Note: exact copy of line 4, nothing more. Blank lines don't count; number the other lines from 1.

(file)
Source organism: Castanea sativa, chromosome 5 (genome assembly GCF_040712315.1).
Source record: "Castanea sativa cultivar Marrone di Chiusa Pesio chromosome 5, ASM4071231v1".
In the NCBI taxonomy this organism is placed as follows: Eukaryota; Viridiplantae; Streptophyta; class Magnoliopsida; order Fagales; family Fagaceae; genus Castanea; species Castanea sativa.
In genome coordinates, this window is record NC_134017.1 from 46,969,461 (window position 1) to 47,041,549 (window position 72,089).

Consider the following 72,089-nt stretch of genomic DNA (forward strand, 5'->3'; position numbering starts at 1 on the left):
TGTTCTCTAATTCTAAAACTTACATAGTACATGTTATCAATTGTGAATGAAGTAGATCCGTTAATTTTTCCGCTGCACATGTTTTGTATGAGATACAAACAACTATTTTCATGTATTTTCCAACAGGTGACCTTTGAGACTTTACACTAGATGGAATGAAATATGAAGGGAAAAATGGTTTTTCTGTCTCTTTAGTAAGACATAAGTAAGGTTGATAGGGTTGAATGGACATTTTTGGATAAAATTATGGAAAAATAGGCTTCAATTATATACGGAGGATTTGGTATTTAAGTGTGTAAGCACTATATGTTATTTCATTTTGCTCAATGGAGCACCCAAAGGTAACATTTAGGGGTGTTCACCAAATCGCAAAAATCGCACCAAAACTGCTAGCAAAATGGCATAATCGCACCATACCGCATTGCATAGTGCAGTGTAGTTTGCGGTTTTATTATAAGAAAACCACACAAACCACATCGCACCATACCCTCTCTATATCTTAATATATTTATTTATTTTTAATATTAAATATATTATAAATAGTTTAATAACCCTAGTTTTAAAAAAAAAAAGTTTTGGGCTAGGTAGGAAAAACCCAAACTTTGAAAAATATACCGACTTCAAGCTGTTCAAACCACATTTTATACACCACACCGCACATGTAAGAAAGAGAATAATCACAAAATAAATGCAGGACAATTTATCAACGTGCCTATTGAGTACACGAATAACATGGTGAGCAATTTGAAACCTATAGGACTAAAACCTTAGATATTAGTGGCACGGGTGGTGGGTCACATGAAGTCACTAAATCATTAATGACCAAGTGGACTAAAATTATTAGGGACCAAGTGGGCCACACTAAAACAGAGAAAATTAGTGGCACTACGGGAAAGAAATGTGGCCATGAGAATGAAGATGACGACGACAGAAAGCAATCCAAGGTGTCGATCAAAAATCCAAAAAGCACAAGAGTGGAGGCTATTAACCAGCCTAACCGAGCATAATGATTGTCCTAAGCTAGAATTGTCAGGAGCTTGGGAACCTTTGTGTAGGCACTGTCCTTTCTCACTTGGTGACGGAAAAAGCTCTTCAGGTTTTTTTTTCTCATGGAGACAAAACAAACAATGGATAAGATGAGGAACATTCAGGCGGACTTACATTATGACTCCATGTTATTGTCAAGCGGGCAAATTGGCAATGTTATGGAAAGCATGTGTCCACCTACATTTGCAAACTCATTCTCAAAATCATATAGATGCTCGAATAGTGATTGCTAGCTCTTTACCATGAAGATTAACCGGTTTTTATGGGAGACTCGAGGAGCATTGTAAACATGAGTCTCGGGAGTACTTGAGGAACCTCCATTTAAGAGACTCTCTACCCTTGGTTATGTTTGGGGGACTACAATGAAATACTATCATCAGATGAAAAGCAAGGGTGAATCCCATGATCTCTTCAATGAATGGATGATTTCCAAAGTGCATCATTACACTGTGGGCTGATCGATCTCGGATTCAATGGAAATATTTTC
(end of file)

In genome coordinates, this window is record NC_134017.1 from 46,969,461 (window position 1) to 47,041,549 (window position 72,089).